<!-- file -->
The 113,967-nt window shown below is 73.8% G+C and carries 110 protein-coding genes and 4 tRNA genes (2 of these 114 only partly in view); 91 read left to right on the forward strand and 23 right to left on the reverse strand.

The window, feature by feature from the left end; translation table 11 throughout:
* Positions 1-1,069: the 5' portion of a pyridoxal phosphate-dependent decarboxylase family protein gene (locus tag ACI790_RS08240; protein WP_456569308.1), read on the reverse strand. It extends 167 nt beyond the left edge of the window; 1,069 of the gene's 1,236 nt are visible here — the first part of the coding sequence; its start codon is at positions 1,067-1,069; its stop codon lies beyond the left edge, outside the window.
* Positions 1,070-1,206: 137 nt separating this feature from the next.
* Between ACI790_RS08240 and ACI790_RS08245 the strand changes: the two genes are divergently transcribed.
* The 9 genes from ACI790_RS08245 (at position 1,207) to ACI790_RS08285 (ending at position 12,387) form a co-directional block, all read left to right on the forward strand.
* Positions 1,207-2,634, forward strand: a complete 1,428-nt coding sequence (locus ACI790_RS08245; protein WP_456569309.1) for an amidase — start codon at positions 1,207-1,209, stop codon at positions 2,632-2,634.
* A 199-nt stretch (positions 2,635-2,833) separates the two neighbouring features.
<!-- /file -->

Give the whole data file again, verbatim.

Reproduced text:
The 113,967-nt window shown below is 73.8% G+C and carries 110 protein-coding genes and 4 tRNA genes (2 of these 114 only partly in view); 91 read left to right on the forward strand and 23 right to left on the reverse strand.

The window, feature by feature from the left end; translation table 11 throughout:
* Positions 1-1,069: the 5' portion of a pyridoxal phosphate-dependent decarboxylase family protein gene (locus tag ACI790_RS08240; protein WP_456569308.1), read on the reverse strand. It extends 167 nt beyond the left edge of the window; 1,069 of the gene's 1,236 nt are visible here — the first part of the coding sequence; its start codon is at positions 1,067-1,069; its stop codon lies beyond the left edge, outside the window.
* Positions 1,070-1,206: 137 nt separating this feature from the next.
* Between ACI790_RS08240 and ACI790_RS08245 the strand changes: the two genes are divergently transcribed.
* The 9 genes from ACI790_RS08245 (at position 1,207) to ACI790_RS08285 (ending at position 12,387) form a co-directional block, all read left to right on the forward strand.
* Positions 1,207-2,634, forward strand: a complete 1,428-nt coding sequence (locus ACI790_RS08245; protein WP_456569309.1) for an amidase — start codon at positions 1,207-1,209, stop codon at positions 2,632-2,634.
* A 199-nt stretch (positions 2,635-2,833) separates the two neighbouring features.